With these really shallow fish, you almost have to cast to the fish and there is nothing better than a jig because jigs only have one hook. Most of the time, you have to slide into spots and slip the jig up into this shallow water without making a lot of commotion. Big bomb casts with heavy artillery are typically not going to work. In fact, there have been many times where I had to pitch the jig up on the bank and just slide the jig into the water. That is why the single hook on a jig shines as they don’t catch as much debris or get hung up so much.
From my experiences, there are two basic maneuvers that really trigger these fish with a jig in such shallow water. The first is to cast the jig up on to shore and just slide the jig into the water and slowly slide the jig through the zone with a drag or swim where the jig is just above the bottom maybe halfway through the water column. The other method that has worked really well for me is to pitch the jig up into the shallow water, feathering the line with your finger as it hits the water and keeping the line semi tight as it falls.
With either method, the key is often using really light jigs with lots of bulk to slow that jig descent way down. You can fish a heavy jig slow but the slide and descent is still going to be fast and not give the fish as much time to respond. The hits however can be bone jarring so once these fish find and turn on the jig, they sometimes really chomp down on it.
Typically, either 1/8th ounce or 1/16th ounce will suffice but you have to bulk up the jig by either adding plastic or a larger minnow so that the jig is easier to cast further distances and than slowly sinks once it hits the water.
Favorite jigs for this presentation include the 1/8th ounce Northland Tackle Rocket Jig for dragging and the 1/16th ounce Northland Tackle Fire Ball bulked up with minnow or plastic for the slow fall. There are times as well when a 1/32nd ounce Fire Ball tipped with a live minnow is killer in really shallow water. With the lighter jig, hook the minnow on so that it stays alive and after casting the minnow up on the bank, let it swim around in the shallow water on semi tight line. This method is a little slower and takes more time but can often pull a few more fish off the spot.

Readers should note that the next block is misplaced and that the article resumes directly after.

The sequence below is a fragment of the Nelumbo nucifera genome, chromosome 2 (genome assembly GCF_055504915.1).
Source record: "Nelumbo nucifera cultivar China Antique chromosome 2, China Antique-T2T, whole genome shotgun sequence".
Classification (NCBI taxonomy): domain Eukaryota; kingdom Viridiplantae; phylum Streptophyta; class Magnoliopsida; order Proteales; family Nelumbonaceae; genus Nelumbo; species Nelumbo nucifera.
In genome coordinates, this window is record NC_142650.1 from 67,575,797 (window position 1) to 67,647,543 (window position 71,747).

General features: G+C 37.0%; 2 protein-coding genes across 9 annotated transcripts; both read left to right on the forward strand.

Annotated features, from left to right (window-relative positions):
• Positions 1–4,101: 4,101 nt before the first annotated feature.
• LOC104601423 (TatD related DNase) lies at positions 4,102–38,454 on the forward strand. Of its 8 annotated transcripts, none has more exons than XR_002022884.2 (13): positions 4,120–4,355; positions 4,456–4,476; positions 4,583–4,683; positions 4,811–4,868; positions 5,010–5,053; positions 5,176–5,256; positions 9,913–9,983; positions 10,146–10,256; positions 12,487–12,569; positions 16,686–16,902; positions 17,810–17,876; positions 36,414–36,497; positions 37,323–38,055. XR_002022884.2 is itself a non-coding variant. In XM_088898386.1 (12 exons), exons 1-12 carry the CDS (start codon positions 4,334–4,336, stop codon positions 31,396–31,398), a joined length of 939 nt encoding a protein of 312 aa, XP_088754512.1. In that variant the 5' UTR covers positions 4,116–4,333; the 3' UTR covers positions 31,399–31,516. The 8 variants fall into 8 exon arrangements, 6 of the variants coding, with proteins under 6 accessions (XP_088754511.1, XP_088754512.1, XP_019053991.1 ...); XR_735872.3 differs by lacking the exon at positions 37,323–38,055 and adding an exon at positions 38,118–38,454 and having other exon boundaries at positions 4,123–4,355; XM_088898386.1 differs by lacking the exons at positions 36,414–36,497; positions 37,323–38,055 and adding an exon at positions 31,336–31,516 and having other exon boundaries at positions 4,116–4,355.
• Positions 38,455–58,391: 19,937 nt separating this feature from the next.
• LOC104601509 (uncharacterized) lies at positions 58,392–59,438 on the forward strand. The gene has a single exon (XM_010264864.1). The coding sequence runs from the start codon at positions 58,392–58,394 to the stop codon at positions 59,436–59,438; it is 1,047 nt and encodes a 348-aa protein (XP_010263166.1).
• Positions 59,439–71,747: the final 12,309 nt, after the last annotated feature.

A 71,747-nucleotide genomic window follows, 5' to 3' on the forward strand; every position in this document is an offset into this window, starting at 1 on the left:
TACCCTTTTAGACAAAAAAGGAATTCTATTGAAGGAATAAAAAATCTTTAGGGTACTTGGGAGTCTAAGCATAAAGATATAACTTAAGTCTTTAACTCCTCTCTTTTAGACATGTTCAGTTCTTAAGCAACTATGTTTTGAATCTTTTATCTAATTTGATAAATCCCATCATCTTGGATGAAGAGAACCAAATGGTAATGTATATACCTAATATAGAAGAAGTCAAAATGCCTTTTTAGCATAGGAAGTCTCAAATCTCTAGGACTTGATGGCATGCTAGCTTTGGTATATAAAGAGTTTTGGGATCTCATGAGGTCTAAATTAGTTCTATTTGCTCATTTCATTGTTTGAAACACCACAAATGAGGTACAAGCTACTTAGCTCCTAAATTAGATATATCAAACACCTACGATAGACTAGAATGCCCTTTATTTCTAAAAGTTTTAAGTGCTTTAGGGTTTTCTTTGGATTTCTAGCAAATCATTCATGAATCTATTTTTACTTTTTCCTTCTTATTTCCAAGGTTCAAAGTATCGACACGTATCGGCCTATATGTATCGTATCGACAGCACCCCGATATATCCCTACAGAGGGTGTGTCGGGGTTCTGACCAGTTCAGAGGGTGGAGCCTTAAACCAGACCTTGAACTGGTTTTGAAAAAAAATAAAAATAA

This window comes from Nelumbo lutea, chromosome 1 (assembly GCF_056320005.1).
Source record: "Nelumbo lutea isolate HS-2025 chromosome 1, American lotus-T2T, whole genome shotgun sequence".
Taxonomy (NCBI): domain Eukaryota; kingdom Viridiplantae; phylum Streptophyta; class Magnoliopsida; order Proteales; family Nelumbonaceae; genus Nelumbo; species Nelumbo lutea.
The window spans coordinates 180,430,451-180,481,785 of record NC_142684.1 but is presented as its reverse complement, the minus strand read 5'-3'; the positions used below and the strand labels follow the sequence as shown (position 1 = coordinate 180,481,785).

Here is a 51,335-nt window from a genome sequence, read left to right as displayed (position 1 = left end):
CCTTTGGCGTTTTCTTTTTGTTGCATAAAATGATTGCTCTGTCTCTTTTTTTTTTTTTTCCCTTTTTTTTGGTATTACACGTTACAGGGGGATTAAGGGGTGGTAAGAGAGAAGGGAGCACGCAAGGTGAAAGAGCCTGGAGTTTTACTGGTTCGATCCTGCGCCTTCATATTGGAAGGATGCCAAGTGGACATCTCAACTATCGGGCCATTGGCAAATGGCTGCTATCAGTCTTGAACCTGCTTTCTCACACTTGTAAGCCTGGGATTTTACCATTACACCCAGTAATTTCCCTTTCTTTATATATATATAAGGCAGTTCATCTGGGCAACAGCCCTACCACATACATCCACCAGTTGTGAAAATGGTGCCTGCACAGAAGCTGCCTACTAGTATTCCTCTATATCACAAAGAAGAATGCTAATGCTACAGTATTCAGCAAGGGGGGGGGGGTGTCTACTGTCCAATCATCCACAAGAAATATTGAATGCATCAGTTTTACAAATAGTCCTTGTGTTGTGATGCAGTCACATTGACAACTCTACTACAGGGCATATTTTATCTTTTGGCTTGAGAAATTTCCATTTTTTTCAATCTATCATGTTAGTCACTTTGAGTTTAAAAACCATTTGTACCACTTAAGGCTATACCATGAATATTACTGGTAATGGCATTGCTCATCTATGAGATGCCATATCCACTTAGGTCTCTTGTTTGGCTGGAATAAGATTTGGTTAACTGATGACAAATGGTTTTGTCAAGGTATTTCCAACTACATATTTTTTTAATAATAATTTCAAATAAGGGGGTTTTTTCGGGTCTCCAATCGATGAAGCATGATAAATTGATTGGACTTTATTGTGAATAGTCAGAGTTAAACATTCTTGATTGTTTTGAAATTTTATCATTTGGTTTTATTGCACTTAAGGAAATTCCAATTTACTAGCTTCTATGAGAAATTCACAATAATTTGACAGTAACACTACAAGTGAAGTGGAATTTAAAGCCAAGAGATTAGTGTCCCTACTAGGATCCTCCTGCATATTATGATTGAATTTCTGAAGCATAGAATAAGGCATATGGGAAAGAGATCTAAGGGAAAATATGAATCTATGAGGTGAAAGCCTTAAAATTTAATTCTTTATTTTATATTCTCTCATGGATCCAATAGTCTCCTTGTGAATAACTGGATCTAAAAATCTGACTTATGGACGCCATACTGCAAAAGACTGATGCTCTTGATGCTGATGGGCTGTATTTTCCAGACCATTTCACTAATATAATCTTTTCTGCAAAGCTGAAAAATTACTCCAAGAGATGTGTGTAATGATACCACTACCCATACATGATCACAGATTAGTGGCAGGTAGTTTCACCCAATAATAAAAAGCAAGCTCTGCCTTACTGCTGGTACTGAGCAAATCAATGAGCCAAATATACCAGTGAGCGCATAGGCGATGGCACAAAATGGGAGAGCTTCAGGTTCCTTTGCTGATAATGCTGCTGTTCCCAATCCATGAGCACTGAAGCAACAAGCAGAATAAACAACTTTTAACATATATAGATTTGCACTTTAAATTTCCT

By far, I do much better using monofilament when targeting really shallow fish early in the season. I think mono slows the rate of fall for the jig and adds some subtleness to the glide and fall that just causes the jig to hang in the water longer which the fish seem to like. Perfect line for this application is seven pound Bionic mono. This particular line is easy to cast with lighter jigs but slows the jig down dramatically in the water.
Depending on your height, a six to seven foot medium light fast action rod is about perfect for leveraging small jigs up onto the shoreline and the extra length lets you get a good hook set when the tip of the rod is high. We have a new line up of walleye rods for this season (www.jasonmitchellrods.com) that are really impressive in that they retail for less than sixty dollars, feature; IM8 graphite construction, lifetime warranty and Fuji guide train. The weight and action of the JM641MLS spinning rod is perfect for pitching light jigs on light line.
Early in the season, do not overlook sliding up into really shallow water when conditions dictate and at least check really shallow water. There have been many days in the past where the most aggressive and hardest hits I had all day were in water less than three feet. To fish such water effectively however takes some modification and technique but is definitely worth your time.